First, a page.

One remaining checkpoint is Checkpoint Charlie shown below.
Where the wall used to be is shown by these courses of cobblestones along the streets of Berlin.
This vehicle is a Trabant, now affectionately known as a Trabi. These cars were made of a lot of plastic, run on petrol and oil and are quite smelly but are still around in numbers as vehicles for hire. The cars were made in East Berlin where people had to pay in advance and wait anywhere from 7 to 13 years to take delivery.
We visited the site of Hitler's Chancellery and the Bunker. The Bunker is not open to the public and is marked by this display above where it is.
The only remaining parts of the Chancellery are these three window frames.
Adjacent to the Chancellery is the Holocaust Memorial to the 6 million Jews who perished during those terrible years.
The Holocaust Memorial.
This is the new Chancellery where Chancellor Angela Merkel has her office.
There was a German resistance to Hitler. There were 40 attempts to assassinate Hitler. On 20 July Graf Von Staffenberg, a Colonel in the Home Army, left a briefcase bomb in The Wolf's Lair which killed some of Hitler's officers but failed to kill him. In retaliation, five leaders including Von Staffenberg were shot in the courtyard of the below Guard Building where this memorial marks the spot. Around 3 000 others were implicated in the plot and most died through hanging.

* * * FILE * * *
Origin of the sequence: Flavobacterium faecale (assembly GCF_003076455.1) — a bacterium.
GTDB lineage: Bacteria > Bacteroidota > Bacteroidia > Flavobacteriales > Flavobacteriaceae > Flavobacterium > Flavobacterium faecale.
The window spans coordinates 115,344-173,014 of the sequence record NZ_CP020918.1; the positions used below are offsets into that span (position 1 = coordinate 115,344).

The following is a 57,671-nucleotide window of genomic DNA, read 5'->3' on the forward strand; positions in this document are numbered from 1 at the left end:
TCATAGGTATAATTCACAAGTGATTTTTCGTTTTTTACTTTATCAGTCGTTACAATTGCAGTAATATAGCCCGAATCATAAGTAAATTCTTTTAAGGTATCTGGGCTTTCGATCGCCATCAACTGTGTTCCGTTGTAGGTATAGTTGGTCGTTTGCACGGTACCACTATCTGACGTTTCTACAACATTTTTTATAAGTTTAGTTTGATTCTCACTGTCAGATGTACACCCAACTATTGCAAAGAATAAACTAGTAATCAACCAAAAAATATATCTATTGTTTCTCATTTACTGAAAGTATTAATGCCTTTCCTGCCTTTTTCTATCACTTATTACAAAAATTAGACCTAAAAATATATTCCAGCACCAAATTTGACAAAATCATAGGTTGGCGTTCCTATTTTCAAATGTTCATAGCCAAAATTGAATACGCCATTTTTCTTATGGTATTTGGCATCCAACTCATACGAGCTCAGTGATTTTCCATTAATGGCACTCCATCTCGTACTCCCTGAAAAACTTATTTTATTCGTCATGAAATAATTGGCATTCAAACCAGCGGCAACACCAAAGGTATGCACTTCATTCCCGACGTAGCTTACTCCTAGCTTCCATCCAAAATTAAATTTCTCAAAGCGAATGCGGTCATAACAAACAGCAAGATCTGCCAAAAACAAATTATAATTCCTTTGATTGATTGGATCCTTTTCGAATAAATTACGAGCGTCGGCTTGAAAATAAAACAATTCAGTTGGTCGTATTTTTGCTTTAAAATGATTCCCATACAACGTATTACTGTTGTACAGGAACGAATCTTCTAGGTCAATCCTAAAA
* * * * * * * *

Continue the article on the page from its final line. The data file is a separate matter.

On Sunday night we had a very enjoyable farewell dinner for our tour group. The music and atmosphere was lively, the food was very good and the drinks were on demand. My stein kept being replaced with a fresh 500ml of good chemical free German beer.